Rare Pneumonia Linked to Long-Term Use of Petroleum-Based Remedy

Rare Pneumonia Linked to Long-Term Use of Petroleum-Based Remedy

Patients commonly use petroleum-based over the counter remedies to alleviate symptoms of rhinitis. But such medicines carry risks of often under-appreciated side effects. In a recent report, researchers described a case in which a patient developed exogenous lipoid pneumonia (ELP) as a side-effect of a long-term petroleum-based remedy.

The case study reveals an 85-year-old patient with a history of recurrent allergic rhinitis events since childhood who applied an over-the-counter mentholated mineral ointment decongestant every day to her chest, palms and feet, and aspirated through the nose for approximately 50 years. At the time of the visit the patient had no signs or symptoms of respiratory disease. A chest radiograph revealed an irregular mass-like-lesion in the right lower lobe.

A thoracic computed tomographic (TCT) scan reveled the presence of intrapulmonary lipid (fat) leading doctors to recommend that the patient stop using Vicks VapoRub. Intranasal corticosteroids were then prescribed for the management of the rhinitis. Twenty-six months after the patient stopped using the petroleum-based remedy, the size of the mass had decreased and the pathologic pattern of the opacities had diminished as well.

The research paper, “Exogenous lipid pneumonia related to long-term use of Vicks VapoRub® by an adult patient: a case report,” was published in BMC Ear, Nose and Throat Disorders.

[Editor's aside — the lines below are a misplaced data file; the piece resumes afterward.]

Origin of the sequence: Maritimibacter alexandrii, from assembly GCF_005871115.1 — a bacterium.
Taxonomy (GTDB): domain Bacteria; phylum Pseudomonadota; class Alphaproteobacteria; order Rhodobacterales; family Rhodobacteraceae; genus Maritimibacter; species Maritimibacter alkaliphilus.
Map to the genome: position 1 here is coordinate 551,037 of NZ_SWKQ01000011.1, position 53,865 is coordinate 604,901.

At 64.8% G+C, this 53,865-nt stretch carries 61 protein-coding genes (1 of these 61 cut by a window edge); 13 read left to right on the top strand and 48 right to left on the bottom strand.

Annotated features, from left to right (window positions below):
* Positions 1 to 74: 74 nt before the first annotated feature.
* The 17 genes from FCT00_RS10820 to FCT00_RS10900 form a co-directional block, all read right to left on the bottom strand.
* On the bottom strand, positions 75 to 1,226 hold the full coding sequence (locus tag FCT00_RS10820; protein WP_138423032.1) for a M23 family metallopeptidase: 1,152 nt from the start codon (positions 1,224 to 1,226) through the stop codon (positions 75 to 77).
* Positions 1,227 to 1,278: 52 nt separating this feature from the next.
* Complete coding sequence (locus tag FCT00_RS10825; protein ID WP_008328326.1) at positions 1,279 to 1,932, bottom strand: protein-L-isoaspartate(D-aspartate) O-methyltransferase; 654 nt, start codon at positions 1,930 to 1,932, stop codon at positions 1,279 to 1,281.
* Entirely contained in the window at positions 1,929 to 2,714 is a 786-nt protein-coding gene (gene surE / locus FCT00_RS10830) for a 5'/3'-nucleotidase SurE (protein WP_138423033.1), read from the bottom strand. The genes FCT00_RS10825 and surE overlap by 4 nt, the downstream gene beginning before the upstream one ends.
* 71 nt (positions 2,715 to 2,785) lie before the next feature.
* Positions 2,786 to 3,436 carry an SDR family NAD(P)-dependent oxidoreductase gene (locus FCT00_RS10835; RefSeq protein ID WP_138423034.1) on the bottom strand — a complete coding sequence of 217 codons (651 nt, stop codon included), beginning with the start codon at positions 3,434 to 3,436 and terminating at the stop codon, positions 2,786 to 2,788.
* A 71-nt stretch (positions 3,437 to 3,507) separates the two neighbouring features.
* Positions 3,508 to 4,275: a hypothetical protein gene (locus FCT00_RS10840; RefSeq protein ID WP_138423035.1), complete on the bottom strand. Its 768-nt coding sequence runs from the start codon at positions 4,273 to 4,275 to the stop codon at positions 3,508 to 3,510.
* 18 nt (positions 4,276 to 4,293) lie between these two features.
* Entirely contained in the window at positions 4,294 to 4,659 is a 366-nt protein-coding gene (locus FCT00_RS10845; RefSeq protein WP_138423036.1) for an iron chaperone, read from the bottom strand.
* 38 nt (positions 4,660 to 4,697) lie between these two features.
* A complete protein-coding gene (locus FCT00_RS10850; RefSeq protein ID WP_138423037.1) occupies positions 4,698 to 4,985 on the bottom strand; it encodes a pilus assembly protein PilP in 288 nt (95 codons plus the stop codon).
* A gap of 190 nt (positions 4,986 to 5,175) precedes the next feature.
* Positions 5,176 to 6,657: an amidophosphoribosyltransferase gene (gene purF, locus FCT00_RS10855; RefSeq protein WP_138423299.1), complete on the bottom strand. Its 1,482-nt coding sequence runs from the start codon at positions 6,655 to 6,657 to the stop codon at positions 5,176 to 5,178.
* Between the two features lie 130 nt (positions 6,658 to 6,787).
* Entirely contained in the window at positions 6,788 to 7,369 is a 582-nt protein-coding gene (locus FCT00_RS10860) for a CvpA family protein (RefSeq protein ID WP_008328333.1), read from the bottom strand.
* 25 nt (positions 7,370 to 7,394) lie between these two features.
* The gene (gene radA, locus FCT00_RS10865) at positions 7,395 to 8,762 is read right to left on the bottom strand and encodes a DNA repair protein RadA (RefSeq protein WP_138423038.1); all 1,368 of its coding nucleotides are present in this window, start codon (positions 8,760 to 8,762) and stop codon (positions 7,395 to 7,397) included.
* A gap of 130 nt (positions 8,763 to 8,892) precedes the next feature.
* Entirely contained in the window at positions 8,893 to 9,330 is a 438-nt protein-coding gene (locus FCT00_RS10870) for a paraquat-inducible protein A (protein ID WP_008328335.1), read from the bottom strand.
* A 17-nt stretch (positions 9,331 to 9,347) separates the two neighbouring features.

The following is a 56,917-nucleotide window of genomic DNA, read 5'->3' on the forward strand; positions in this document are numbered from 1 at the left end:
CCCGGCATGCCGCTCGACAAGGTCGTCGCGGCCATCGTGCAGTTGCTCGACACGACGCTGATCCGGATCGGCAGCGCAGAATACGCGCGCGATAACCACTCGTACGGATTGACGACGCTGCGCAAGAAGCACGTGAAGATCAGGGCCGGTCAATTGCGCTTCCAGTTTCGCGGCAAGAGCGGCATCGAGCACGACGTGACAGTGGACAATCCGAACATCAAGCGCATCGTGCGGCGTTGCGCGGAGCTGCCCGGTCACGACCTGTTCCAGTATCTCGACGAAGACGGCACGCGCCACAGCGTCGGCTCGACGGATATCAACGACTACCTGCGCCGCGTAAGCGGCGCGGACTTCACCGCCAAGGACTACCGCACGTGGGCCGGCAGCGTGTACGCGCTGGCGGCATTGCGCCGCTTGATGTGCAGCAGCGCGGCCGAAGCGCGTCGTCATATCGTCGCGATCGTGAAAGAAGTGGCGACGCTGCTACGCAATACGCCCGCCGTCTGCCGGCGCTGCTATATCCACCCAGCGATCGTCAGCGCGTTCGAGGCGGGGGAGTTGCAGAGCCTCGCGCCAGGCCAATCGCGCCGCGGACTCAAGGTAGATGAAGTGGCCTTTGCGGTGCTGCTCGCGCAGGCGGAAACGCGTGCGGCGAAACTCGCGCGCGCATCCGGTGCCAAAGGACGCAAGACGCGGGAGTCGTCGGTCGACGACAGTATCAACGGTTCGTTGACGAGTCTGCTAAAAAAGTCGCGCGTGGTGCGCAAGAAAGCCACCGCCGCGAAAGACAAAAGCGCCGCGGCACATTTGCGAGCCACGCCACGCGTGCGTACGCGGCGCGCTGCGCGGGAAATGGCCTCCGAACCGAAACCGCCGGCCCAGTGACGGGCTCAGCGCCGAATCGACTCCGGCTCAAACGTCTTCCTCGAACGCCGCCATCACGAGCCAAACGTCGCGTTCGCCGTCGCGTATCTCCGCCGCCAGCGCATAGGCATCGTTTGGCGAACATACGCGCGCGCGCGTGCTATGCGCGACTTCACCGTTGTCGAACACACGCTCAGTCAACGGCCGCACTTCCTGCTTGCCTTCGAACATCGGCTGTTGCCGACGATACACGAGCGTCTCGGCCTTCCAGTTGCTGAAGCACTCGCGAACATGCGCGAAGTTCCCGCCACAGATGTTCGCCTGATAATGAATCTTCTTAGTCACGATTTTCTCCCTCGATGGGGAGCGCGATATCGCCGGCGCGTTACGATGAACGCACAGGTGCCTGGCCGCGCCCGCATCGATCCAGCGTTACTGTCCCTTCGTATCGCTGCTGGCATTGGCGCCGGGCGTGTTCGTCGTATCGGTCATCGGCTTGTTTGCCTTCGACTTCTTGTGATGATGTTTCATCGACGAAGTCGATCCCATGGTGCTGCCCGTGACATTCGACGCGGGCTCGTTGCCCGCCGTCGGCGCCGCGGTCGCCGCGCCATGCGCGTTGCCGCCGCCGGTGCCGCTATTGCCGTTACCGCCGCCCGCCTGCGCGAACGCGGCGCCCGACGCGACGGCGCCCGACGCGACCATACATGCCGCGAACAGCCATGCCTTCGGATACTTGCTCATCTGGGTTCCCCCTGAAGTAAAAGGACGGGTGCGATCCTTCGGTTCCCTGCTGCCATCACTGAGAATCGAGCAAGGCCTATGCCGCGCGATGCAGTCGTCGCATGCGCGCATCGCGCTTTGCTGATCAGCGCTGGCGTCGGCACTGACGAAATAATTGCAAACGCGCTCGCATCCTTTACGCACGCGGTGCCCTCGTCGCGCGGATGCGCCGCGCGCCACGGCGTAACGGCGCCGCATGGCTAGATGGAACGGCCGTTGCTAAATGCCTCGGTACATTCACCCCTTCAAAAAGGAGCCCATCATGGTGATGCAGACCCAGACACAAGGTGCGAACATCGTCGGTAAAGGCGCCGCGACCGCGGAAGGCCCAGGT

ELP is a rare condition that results from the aspiration or inhalation of material of animal, vegetable or mineral origin. The principal culprit in ELP is the inhalation of hydrocarbons found in petroleum that accumulate in the alveoli and ultimately lead to the onset of an inflammatory reaction. Most ELP cases stem “from the use of oil-based laxatives for the treatment of constipation, or from nasal instillation of oily products, including petroleum ointment products such as Vaseline or Vicks VapoRub® for relief of chronic rhinopharyngeal diseases,” according to the study.

ELP is difficult to diagnose, as its clinical and radiological presentations are nonspecific and mimic many other diseases. High-resolution computed tomography (CT) is the best imaging technique to accurately diagnose ELP. The presence of fat in mass-like lesions is a diagnostic feature of ELP.

“Physicians need to be aware of this chronic adverse effect and discourage the use of mineral oil and ointment. The ability to recognize radiological manifestations of ELP can help establish an early diagnosis and start timely intervention,” the researchers concluded.

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Margarida graduated with a BS in Health Sciences from the University of Lisbon and a MSc in Biotechnology from Instituto Superior Técnico (IST-UL). She worked as a molecular biologist research associate at a Cambridge UK-based biotech company that discovers and develops therapeutic, fully human monoclonal antibodies.

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